Here we are at the end of the Candlestick Analysis series; hopefully a few of you are still with me. I’m going to show in this article the process I would use to incorporate candle patterns into my trading even though I am no longer a trader; not sure I ever was. Hey, there are enough non-traders out there offering trading advice, I just wanted to be honest about it. There are some things that must be met before I would consider a Japanese candle pattern to have any validity.
Of course, this is the most important component to candle pattern analysis; a pattern must be preceding by an appropriate trend. Reversal patterns are reversing something! They are reversing the trend that was used to help identify them in the first place. See Trend Determination article.
The candle pattern must meet my requirements for a valid pattern. See Pattern Identification article. Remember, the Japanese were very vague about all this two hundred years ago. One of the primary purposes of my book on candlesticks was to figure out the amount of flexibility to allow in the interpretation of a candle pattern.
This is only for common stocks. I don’t use volume much anymore but do believe it can assist in helping to validate a candle pattern. I like to look at volume that does three things:
1 – Volume on the last day of the pattern is greater than the 15-day average of volume.
2 – Volume increased on each day of the pattern.
3 – Volume on the last day of the pattern is greater than the volume on the other days of the pattern.
These can be used all together or in any combination. Individual stocks are about the only place I think volume still can play a part.
Support and Resistance
As you hopefully know by now, I ONLY consider horizontal or priced-based support and resistance lines (see article). I like to look at short term support and resistance levels over the latest 4-6 months. Chart A below shows an example. Any bullish candle patterns that fall on or very near a green support line will probably be a better one than if there is no support. Similarly, a bearish candle pattern on or very near a red resistance line has a good chance of improvement over one that isn’t near a resistance line.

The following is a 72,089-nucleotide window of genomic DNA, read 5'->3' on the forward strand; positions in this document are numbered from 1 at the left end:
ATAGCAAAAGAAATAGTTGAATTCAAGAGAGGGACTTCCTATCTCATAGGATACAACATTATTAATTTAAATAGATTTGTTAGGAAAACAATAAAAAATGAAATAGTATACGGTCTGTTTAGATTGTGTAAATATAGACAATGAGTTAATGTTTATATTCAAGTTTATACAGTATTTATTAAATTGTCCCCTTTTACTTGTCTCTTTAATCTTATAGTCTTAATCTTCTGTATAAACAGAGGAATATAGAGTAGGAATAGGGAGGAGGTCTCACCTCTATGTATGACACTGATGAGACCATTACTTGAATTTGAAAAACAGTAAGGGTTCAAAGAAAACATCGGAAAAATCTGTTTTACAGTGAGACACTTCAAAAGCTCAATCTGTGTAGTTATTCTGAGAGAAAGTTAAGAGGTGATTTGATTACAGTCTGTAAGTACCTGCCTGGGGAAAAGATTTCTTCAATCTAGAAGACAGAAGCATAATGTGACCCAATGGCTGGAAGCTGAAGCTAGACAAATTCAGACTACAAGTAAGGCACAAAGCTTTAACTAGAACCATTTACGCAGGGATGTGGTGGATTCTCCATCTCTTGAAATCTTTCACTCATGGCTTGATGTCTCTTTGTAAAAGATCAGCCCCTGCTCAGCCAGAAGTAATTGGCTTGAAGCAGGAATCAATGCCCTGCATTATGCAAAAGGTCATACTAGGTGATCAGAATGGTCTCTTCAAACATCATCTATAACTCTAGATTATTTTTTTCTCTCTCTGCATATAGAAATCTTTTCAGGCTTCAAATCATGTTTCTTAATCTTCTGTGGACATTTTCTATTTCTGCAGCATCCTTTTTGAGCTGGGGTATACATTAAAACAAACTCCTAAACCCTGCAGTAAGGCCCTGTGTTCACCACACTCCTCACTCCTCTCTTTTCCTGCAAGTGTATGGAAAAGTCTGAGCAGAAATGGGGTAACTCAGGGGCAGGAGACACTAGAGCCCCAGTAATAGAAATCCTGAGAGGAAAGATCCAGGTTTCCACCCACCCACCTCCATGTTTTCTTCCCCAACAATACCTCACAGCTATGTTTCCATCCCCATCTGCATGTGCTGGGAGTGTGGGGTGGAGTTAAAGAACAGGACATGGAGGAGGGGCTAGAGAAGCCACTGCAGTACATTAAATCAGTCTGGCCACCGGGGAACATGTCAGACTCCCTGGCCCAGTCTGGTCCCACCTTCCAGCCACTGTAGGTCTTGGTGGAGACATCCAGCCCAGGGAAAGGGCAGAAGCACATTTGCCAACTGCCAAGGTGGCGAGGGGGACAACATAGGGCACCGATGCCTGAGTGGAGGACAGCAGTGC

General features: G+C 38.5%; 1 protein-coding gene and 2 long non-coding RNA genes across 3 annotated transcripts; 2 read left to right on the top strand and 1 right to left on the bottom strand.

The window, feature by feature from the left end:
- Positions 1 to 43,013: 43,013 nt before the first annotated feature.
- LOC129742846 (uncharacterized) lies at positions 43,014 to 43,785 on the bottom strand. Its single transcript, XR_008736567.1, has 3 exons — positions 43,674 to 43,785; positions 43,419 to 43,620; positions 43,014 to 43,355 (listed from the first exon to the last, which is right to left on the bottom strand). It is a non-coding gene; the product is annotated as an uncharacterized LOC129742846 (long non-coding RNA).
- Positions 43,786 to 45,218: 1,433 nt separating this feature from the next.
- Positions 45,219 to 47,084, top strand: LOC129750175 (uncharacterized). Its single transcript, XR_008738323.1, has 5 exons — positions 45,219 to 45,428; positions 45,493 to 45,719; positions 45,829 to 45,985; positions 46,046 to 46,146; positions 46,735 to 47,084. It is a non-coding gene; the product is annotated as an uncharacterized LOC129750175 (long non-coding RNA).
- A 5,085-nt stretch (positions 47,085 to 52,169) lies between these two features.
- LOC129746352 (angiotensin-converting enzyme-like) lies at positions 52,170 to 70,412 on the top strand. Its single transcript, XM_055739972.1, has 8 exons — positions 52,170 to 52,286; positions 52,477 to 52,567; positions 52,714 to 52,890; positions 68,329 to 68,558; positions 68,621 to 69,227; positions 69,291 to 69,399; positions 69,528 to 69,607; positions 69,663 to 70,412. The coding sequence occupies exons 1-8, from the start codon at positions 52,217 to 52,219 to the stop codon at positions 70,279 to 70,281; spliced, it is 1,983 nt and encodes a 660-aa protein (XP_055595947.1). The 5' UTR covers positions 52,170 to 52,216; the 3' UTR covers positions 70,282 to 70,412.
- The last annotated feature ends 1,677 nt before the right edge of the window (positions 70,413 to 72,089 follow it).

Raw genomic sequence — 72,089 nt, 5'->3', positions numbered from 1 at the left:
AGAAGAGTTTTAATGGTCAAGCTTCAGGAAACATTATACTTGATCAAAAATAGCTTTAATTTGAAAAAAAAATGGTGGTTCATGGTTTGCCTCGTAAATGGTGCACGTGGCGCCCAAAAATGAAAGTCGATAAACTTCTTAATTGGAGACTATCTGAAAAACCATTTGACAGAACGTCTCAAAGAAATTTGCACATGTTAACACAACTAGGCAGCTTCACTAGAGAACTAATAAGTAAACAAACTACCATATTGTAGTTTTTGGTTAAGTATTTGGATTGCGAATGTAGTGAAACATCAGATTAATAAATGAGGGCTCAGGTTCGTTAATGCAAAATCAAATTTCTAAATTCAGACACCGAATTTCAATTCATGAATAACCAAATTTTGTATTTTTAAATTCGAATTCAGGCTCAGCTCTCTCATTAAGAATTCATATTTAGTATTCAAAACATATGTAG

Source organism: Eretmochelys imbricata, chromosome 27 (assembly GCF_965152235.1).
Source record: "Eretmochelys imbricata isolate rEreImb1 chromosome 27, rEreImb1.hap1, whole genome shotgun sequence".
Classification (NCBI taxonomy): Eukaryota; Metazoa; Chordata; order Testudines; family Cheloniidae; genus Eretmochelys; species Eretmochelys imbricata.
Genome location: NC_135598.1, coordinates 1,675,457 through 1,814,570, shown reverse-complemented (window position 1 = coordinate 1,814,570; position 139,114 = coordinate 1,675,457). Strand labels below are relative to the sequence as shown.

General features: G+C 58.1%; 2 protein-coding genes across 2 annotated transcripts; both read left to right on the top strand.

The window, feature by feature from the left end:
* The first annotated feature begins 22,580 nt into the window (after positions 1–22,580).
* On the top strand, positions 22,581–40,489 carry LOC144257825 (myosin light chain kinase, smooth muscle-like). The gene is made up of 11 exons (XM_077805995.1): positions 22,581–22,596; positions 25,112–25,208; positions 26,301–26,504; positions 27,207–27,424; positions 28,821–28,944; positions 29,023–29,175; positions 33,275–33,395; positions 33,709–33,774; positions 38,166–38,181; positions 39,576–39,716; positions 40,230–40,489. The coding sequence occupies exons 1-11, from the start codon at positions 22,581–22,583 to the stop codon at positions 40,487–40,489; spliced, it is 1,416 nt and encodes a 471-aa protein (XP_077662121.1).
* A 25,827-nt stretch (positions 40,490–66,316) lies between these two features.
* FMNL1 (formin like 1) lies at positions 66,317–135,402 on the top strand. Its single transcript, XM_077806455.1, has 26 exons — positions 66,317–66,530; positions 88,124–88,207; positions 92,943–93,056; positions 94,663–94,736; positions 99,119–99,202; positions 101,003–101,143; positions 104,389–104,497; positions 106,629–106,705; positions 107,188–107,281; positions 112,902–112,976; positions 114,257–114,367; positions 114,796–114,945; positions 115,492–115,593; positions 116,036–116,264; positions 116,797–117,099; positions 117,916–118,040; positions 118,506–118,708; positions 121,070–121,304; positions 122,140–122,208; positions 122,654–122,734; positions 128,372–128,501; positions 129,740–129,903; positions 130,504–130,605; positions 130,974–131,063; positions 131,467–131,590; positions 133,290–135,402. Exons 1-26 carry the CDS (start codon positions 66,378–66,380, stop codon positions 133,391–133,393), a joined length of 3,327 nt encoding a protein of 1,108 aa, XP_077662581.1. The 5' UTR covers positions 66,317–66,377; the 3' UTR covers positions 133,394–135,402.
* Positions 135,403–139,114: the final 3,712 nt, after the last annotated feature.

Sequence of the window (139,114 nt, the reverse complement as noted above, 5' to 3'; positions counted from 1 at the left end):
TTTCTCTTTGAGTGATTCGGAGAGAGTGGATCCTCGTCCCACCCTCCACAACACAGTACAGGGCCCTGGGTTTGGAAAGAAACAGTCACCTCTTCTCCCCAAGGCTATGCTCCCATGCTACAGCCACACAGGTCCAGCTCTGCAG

Directional Movement Index comes in a plus and minus version. If DI+ is above DI- then it supports bullish candle patterns and if below DI-, then it supports bearish patterns. I consider this an outside evidence of support. There can by any number of supporting indicators that identify times when candle patterns can be enhanced.
If you take a pattern and reduce it to a single candlestick, does the message of the single candlestick agree with the message of the entire pattern? The pattern below is a Dark Cloud Cover, a bearish reversal pattern. It breaks down into a Shooting Star which is also bearish. This adds validity to the pattern. Not all patterns breakdown into a complementary candlestick.
I wrote an entire article on Filtering, please review it. I still like to use a 14 day %D and in addition a 9 day %D. Only trade on the 14 day, just use the 9-day as an early warning.
These statistics were covered in an earlier article on candlesticks. A good pattern is one that has positive Net Profit/Loss per Trade across many time frames. Additionally, those with smaller Avg. Loss value are better.
So there you have it – if I were an active trader this is how I would use Japanese candle patterns to assist in my trading. I am on the record for decades stating vehemently, that you should never us Japanese candle patterns in isolation – always use them with other technical tools. They can often offer an early indication to those price-based indicators.
I’m taking the next two weeks off to attend my 50th high school reunion in Kansas. I’m not staying for the actual Class of 2016 graduation as I fear they might arrange the seating for the Class of 1966 according to academic performance. Then off to Branson and eventually Dallas for kids and grandkids.
Dance with the Trend,